These systems also provide alerts for potential drug interactions or allergies, minimising medication errors.
Thanks to medical innovation and mobile technology, many patient Monitoring systems traditionally used in healthcare facilities (i.e., heart rate, blood oxygen, blood pressure) are now available as devices that patients can wear at home. Wearable technology improves patient care by allowing nurses to continuously monitor patients' vital signs, even when not physically in a medical facility. This real-time data enables nurses to identify any abnormalities promptly, enabling early intervention and prevent complications for acute conditions and chronic health issues.
Continuing Professional Development (CPD) is crucial for nurses as it helps maintain competence, enhance patient safety, advance careers, and foster professional accountability. By staying updated with the latest research, integrating evidence-based practice, and adapting to changing healthcare demands, nurses ensure high-quality, patient-centered care.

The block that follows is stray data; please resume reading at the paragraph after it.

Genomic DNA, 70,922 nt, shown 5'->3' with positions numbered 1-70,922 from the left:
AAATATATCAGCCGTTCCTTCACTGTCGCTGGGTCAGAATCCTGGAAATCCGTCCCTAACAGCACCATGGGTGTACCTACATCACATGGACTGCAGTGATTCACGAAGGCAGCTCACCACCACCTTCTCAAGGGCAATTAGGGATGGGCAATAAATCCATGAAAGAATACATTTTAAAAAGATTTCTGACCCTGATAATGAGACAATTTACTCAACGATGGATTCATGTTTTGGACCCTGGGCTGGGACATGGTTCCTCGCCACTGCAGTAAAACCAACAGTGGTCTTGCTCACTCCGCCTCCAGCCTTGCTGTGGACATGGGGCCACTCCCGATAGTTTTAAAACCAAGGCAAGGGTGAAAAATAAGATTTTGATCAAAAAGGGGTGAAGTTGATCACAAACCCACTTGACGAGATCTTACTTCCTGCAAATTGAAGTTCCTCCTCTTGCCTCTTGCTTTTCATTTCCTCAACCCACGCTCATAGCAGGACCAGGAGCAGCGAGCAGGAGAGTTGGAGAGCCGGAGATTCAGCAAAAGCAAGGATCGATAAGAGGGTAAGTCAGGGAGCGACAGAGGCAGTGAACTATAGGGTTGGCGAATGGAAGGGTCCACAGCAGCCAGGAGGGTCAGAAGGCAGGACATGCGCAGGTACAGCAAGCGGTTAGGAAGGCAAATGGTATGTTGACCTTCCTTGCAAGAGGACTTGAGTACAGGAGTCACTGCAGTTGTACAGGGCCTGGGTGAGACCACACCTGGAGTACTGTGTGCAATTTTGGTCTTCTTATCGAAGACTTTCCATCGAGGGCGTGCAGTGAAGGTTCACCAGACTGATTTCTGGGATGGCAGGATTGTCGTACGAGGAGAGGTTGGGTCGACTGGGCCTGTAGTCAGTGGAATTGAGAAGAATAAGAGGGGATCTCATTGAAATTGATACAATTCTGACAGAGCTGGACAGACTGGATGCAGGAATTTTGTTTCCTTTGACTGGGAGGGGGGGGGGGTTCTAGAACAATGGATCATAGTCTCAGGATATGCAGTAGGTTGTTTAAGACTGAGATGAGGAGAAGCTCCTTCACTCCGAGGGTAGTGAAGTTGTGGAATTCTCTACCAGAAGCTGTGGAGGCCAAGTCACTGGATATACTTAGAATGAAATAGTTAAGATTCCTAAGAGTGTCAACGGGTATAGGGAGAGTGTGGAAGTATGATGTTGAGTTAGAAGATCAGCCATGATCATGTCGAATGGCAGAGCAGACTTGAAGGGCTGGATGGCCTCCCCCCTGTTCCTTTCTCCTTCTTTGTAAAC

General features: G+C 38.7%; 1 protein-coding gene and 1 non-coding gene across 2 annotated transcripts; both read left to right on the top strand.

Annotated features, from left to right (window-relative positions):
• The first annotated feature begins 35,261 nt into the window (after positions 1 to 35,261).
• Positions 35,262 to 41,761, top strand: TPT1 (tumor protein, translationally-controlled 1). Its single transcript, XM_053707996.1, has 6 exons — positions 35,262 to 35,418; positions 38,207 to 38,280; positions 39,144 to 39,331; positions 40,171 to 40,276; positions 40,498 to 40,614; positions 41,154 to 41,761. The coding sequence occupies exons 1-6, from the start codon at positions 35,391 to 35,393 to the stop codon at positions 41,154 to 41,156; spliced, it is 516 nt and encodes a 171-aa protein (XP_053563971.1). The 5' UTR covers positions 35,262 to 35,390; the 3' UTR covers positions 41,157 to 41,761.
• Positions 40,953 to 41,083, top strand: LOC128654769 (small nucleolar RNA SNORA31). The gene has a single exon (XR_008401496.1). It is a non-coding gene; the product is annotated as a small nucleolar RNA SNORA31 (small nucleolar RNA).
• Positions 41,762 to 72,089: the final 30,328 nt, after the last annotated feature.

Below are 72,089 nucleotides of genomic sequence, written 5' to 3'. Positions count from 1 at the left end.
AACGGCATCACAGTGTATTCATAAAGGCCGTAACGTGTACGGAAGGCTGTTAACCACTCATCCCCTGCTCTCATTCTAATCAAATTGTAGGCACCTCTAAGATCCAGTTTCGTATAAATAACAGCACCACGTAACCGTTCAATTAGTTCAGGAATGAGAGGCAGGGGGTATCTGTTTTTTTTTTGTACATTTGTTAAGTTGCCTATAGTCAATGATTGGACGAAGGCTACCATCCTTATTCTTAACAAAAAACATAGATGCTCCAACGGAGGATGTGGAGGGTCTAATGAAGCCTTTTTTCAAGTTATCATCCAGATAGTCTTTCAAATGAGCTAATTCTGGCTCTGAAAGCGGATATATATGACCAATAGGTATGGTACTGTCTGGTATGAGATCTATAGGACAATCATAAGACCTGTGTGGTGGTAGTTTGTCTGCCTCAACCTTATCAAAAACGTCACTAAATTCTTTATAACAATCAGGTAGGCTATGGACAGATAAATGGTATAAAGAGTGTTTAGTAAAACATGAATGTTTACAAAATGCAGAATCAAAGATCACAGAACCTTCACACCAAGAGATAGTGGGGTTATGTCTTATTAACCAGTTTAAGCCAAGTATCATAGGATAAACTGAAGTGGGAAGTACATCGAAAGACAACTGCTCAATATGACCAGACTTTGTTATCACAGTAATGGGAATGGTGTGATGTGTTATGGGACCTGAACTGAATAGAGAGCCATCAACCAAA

CPD software technology simplifies tracking and managing CPD activities, offering user-friendly tools to record hours and demonstrate compliance with standards. These platforms provide curated resources, personalised learning plans, and reminders, assisting nurses in selecting relevant opportunities and achieving their CPD requirements efficiently.
Additionally, traditional classroom education can be inconvenient for nurses who want to further their education or complete continuing education requirements. Online education now makes it possible for nurses to improve their skills and advance their careers at a time that fits comfortably around their busy work schedule.
By leveraging online CPD software technology, nurses can enhance their professional growth conveniently while meeting their CPD obligations.
Modern communication technology has been a boon to the medical profession. Not only do they provide improved communication within healthcare teams, but they also allow nurses to easily communicate with physicians, pharmacists, and other healthcare professionals more efficiently through secure messaging systems or electronic collaboration platforms. This facilitates timely consultations, reduces miscommunication, and enhances care coordination.